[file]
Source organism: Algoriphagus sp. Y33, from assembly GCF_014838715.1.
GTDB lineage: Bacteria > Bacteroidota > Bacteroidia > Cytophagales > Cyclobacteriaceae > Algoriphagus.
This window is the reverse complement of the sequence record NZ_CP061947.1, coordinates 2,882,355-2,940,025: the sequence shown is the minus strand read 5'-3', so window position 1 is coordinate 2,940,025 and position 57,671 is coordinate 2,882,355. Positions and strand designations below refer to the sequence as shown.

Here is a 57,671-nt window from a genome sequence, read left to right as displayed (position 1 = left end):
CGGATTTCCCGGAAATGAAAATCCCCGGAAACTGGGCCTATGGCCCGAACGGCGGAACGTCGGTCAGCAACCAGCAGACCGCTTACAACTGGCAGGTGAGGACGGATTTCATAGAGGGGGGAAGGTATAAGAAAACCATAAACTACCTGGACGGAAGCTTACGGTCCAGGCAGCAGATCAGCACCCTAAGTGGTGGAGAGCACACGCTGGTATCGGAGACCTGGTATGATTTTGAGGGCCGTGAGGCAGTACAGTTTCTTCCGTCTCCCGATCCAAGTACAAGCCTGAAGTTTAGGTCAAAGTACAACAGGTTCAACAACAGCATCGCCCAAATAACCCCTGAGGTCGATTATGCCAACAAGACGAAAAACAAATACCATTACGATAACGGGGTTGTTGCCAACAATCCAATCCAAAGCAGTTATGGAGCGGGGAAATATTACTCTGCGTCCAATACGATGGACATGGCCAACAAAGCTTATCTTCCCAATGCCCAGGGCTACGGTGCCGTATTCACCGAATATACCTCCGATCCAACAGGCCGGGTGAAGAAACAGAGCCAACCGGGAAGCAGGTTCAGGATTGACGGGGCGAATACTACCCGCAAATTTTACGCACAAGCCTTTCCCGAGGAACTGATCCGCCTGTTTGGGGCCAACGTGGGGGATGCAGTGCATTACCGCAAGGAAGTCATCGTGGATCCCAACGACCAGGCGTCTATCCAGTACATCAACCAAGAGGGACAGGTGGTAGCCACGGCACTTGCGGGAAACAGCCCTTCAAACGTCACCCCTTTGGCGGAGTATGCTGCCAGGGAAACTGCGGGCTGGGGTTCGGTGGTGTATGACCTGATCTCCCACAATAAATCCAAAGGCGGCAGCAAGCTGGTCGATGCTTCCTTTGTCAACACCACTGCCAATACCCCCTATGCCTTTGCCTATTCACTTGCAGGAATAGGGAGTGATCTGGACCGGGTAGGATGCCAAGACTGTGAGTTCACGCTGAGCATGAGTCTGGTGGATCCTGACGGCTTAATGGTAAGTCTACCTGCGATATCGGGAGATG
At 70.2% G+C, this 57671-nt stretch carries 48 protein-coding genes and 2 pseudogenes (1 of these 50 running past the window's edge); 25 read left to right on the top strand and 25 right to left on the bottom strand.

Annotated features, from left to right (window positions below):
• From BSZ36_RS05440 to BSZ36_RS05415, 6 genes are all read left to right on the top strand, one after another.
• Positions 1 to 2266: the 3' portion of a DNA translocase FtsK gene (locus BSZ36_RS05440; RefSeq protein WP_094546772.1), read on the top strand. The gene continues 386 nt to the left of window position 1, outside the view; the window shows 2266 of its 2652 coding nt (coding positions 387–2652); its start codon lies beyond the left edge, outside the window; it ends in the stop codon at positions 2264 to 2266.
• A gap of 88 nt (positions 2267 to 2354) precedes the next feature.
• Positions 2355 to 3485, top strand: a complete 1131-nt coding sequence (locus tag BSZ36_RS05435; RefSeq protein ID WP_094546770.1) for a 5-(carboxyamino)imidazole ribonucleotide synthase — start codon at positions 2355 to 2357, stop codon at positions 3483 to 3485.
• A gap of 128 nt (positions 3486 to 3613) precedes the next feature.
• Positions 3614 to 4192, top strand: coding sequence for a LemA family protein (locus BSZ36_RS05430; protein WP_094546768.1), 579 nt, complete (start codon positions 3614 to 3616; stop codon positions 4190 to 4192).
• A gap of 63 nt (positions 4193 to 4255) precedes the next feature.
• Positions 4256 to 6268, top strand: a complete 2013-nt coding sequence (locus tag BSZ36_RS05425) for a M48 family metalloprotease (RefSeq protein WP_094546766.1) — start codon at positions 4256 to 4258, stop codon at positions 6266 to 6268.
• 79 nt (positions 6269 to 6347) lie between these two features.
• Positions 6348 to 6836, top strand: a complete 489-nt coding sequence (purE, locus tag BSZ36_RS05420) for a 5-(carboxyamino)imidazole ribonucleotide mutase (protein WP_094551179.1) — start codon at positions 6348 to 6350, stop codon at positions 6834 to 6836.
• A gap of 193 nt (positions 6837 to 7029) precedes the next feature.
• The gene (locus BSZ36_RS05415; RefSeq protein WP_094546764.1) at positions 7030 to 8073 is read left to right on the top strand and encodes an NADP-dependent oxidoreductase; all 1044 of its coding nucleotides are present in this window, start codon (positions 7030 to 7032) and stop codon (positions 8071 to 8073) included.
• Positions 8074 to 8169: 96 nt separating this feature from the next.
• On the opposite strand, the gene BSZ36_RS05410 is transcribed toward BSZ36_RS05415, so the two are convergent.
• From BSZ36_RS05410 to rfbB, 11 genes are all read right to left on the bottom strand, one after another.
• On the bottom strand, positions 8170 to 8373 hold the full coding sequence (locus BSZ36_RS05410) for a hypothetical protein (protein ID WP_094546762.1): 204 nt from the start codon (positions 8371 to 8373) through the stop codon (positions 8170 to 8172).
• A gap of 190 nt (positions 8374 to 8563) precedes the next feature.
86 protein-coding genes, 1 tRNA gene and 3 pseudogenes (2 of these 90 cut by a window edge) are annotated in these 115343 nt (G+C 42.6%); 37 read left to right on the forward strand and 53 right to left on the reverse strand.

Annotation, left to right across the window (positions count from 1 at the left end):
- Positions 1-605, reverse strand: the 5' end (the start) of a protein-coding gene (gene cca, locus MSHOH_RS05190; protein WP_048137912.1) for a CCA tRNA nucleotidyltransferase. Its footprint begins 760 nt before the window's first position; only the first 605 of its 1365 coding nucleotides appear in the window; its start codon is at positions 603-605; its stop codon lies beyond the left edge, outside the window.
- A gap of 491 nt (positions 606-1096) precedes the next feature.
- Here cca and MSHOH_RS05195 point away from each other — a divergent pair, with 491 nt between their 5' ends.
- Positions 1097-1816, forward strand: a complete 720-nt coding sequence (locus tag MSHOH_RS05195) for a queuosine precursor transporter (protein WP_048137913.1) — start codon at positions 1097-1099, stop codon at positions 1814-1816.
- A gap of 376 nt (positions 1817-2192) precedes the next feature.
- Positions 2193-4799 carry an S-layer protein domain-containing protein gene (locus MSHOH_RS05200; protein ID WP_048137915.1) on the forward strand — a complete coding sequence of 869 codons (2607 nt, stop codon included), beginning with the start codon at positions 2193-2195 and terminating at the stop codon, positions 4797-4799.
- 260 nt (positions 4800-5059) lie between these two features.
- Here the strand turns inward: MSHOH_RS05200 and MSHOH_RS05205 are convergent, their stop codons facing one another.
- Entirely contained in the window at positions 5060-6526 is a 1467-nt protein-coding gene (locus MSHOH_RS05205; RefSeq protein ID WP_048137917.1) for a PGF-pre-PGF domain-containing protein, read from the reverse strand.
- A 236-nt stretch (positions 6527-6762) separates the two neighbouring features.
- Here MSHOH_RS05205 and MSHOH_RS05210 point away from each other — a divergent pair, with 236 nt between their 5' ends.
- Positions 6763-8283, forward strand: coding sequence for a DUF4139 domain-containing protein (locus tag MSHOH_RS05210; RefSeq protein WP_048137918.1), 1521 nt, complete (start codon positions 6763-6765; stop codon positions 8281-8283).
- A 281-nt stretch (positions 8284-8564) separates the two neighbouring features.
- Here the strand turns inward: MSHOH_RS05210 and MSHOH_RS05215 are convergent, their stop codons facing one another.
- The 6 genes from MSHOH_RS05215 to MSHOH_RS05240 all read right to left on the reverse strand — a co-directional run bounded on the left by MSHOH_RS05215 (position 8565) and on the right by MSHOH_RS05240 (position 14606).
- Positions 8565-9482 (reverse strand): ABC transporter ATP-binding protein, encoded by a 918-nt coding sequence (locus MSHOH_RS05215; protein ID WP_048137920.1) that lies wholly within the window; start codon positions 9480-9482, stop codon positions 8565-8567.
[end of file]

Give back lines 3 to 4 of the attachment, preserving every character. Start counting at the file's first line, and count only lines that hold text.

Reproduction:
This window is the reverse complement of the sequence record NZ_CP061947.1, coordinates 2,882,355-2,940,025: the sequence shown is the minus strand read 5'-3', so window position 1 is coordinate 2,940,025 and position 57,671 is coordinate 2,882,355. Positions and strand designations below refer to the sequence as shown.

Here is a 57,671-nt window from a genome sequence, read left to right as displayed (position 1 = left end):